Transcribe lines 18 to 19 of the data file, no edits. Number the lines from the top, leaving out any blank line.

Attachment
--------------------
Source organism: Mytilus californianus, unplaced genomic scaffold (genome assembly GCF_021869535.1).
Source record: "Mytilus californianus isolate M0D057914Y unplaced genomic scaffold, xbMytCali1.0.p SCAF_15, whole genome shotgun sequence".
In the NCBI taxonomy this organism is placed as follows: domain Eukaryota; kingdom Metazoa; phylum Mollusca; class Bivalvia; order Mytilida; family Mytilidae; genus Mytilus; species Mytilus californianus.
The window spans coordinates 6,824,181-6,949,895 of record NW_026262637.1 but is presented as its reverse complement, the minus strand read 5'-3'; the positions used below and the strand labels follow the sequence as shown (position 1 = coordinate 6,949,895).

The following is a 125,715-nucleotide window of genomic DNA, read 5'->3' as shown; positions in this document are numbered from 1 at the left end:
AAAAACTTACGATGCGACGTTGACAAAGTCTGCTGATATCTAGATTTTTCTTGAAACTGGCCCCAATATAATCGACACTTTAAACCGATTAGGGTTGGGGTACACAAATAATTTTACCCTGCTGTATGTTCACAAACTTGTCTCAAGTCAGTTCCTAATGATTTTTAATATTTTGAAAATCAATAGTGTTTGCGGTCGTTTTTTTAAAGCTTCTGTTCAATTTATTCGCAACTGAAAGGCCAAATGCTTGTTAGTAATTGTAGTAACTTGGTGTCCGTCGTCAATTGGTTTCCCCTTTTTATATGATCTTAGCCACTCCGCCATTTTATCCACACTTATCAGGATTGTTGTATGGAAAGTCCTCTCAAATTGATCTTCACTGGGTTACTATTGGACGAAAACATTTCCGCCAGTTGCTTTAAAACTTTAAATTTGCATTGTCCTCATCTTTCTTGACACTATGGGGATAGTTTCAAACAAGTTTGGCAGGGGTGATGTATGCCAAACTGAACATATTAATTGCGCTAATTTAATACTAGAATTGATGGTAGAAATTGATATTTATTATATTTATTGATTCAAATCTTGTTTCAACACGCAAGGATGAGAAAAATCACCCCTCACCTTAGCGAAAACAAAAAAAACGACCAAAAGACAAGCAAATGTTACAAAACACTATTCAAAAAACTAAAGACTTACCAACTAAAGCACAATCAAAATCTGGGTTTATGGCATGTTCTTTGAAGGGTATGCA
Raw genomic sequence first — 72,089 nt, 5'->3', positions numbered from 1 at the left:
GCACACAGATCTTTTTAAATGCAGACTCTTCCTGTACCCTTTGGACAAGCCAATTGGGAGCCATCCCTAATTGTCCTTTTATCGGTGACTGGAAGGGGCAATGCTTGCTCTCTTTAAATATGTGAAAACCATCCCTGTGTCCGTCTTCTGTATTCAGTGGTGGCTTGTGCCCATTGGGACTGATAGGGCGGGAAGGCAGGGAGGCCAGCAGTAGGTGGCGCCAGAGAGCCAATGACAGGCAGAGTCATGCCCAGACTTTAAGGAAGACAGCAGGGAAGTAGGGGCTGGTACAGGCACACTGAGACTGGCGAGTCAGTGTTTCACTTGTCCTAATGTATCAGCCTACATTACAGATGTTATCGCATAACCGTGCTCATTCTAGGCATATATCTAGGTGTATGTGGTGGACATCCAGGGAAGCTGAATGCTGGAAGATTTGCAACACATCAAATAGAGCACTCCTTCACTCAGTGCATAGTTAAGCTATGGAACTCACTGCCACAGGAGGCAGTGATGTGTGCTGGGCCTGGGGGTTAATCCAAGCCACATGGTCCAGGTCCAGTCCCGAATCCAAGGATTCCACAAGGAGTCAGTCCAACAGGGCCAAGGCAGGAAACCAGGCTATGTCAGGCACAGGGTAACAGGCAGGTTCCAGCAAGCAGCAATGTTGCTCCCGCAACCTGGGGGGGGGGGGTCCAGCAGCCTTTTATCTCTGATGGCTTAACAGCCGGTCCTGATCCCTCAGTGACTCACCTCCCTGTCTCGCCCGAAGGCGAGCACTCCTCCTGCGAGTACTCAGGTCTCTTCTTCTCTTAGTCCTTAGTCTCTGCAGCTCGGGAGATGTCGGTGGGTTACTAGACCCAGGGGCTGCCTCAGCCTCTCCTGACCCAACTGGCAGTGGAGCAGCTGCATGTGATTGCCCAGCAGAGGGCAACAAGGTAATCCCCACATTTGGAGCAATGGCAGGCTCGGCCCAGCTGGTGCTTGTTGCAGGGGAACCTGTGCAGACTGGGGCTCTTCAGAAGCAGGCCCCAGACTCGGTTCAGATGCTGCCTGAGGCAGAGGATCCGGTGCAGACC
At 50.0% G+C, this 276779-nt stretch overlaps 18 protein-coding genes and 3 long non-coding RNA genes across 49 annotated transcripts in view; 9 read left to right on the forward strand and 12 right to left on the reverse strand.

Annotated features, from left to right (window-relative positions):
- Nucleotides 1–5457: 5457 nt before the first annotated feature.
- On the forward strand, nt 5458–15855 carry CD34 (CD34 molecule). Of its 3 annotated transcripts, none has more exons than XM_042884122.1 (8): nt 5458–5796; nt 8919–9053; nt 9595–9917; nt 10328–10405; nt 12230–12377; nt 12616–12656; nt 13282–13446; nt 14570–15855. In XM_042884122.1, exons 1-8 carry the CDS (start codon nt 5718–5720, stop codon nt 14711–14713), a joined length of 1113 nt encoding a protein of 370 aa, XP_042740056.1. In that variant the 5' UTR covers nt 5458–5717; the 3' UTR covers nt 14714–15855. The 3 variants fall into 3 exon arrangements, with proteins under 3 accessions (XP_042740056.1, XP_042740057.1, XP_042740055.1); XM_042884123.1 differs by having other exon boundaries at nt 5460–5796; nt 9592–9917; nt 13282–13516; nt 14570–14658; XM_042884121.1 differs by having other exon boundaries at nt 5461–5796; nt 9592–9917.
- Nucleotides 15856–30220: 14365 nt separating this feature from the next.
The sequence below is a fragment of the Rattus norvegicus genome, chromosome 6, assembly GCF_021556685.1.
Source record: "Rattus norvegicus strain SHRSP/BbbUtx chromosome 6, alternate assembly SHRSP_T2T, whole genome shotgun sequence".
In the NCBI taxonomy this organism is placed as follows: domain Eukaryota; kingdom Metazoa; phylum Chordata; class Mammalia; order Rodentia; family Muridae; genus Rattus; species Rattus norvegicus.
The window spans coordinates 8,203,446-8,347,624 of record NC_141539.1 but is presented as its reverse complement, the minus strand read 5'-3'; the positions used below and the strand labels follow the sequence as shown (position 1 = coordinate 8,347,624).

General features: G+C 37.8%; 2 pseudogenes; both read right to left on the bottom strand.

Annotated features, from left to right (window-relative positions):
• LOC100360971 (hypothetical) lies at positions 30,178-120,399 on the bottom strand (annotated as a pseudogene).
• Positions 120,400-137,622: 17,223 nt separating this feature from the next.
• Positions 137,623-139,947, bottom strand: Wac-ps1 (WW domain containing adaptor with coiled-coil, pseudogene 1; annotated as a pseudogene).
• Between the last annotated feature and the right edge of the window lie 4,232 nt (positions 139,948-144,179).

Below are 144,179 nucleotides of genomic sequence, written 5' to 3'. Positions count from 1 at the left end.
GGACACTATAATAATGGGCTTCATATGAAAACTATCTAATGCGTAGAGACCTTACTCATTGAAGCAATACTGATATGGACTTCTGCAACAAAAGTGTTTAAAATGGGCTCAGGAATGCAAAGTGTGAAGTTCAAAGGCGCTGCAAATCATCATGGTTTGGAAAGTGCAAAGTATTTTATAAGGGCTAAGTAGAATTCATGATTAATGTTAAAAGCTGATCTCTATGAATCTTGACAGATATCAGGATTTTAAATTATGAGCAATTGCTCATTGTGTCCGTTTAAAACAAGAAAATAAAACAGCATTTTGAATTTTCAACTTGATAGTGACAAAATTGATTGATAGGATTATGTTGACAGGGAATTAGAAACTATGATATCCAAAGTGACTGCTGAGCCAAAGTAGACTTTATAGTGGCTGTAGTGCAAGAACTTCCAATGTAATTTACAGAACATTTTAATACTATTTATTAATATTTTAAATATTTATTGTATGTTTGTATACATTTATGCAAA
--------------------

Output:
General features: G+C 37.8%; 2 pseudogenes; both read right to left on the bottom strand.

Annotated features, from left to right (window-relative positions):